Album Review: Lisa Hannigan, Sea Sew

[from MadeLoud, February 1, 2009]

As a sort of creative foil to her former employer, Lisa Hannigan’s vocals served as a delicate yet confident counterpoint to the folk wailings of Damien Rice, and in turn she launched a somewhat prolific career as a guest vocalist for the likes of The Frames and Herbie Hancock. In her first proper turn as a solo artist, however, Hannigan’s Sea Sew album reveals how her work as a co-conspirator merely scratched the surface of her true capabilities.

A collection of ten songs best described as “assertive folk,” Hannigan’s brand of simple yet smart pop thankfully avoids many of the trappings of traditionally Irish folk-pop – quarter-octave vocal leaps a la Andrea Corr, clipped vowel sounds a la Sinead Lohan – and instead focuses on tiny crescendos and a sort of cool not normally found in such violin- and light guitar-based tunes. If anything, Hannigan has more in common musically with islandmate Van Morrison’s early jazz-rock fusion than the expected cabal of Celtic-sounding folkies.

Able to shift moods on a dime, Sea Sew effortlessly glides between its sonic and emotional highs and lows. Be it the thoughtful melancholy of “Splishy Splashy” barreling straight into the sunny love note of “I Don’t Know” or the sludgy droning of “Teeth” giving way to the graceful narrative of “Lille,” Hannigan’s singing emerges as the star – no small feat considering the remarkably tight arrangements, most notably in Tom Osander’s shaker-and-kit approach to percussion.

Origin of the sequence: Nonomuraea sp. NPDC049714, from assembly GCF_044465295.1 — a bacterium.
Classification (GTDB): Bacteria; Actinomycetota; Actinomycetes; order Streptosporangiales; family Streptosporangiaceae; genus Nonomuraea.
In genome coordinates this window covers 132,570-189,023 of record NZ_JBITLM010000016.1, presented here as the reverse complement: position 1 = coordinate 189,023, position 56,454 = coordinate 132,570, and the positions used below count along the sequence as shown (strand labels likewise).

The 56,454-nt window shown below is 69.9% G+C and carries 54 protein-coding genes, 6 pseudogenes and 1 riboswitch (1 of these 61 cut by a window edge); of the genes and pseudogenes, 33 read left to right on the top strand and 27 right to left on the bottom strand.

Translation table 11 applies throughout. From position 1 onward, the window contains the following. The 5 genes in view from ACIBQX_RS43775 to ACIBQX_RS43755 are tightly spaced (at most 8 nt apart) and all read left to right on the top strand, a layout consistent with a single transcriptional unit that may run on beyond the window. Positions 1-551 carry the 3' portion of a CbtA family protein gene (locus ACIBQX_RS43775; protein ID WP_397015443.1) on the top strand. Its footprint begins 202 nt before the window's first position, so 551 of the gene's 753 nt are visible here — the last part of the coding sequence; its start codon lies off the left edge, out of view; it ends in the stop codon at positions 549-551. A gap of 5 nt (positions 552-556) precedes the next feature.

Hannigan and company then shift into the quasi-stomp of “Keep It All” followed by a strings-and-xylophone cover of Bert Jansch’s “Courting Blues” in which Hannigan wails with a conviction other attempts at Jansch’s work have never even broached. That Hannigan and band can move so fluidly between tempos and evocations isn’t much of a big deal in and of itself, but becomes almost staggering in the context of these shifts all still being contained in the fairly limited realm of folk rock. Part of this may be due the excellent playing of the backing band, but just as much may be due to the arrangements (smartly) relying on violins, cello, trumpet, xylophone and standup bass to provide Hannigan’s foundation rather than the tried-and-true guitar-plus-vox formula. The whole thing results in music that feels mostly old and familiar but sounds entirely strange and somewhat new; all told, Sea Sew somehow manages to be revelatory without being terribly groundbreaking and forward-thinking by only looking back.

In a good way, of course.